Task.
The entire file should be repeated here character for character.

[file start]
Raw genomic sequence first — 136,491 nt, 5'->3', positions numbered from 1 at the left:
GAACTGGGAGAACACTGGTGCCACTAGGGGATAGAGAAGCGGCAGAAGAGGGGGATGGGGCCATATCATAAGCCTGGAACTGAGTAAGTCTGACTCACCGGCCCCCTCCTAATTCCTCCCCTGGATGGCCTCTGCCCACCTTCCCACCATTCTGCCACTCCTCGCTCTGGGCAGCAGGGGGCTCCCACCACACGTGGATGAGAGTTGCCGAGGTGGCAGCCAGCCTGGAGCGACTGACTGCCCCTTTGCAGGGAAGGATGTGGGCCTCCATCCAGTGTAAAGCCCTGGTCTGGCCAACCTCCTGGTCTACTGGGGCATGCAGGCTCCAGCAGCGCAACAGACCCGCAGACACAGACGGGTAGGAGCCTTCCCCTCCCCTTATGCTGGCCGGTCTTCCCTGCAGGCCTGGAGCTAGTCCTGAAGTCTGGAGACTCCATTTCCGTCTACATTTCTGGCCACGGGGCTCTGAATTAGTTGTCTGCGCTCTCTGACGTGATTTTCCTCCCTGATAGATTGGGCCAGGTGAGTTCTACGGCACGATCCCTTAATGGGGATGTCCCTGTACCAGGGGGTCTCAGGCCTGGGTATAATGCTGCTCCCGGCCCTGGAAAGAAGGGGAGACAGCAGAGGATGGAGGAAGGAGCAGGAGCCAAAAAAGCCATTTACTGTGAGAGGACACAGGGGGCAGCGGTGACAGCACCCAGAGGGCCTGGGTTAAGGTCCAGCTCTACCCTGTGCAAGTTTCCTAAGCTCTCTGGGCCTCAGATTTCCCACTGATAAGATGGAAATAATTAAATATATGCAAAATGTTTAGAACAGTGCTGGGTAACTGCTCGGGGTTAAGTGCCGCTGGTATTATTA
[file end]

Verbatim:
Raw genomic sequence first — 136,491 nt, 5'->3', positions numbered from 1 at the left:
GAACTGGGAGAACACTGGTGCCACTAGGGGATAGAGAAGCGGCAGAAGAGGGGGATGGGGCCATATCATAAGCCTGGAACTGAGTAAGTCTGACTCACCGGCCCCCTCCTAATTCCTCCCCTGGATGGCCTCTGCCCACCTTCCCACCATTCTGCCACTCCTCGCTCTGGGCAGCAGGGGGCTCCCACCACACGTGGATGAGAGTTGCCGAGGTGGCAGCCAGCCTGGAGCGACTGACTGCCCCTTTGCAGGGAAGGATGTGGGCCTCCATCCAGTGTAAAGCCCTGGTCTGGCCAACCTCCTGGTCTACTGGGGCATGCAGGCTCCAGCAGCGCAACAGACCCGCAGACACAGACGGGTAGGAGCCTTCCCCTCCCCTTATGCTGGCCGGTCTTCCCTGCAGGCCTGGAGCTAGTCCTGAAGTCTGGAGACTCCATTTCCGTCTACATTTCTGGCCACGGGGCTCTGAATTAGTTGTCTGCGCTCTCTGACGTGATTTTCCTCCCTGATAGATTGGGCCAGGTGAGTTCTACGGCACGATCCCTTAATGGGGATGTCCCTGTACCAGGGGGTCTCAGGCCTGGGTATAATGCTGCTCCCGGCCCTGGAAAGAAGGGGAGACAGCAGAGGATGGAGGAAGGAGCAGGAGCCAAAAAAGCCATTTACTGTGAGAGGACACAGGGGGCAGCGGTGACAGCACCCAGAGGGCCTGGGTTAAGGTCCAGCTCTACCCTGTGCAAGTTTCCTAAGCTCTCTGGGCCTCAGATTTCCCACTGATAAGATGGAAATAATTAAATATATGCAAAATGTTTAGAACAGTGCTGGGTAACTGCTCGGGGTTAAGTGCCGCTGGTATTATTA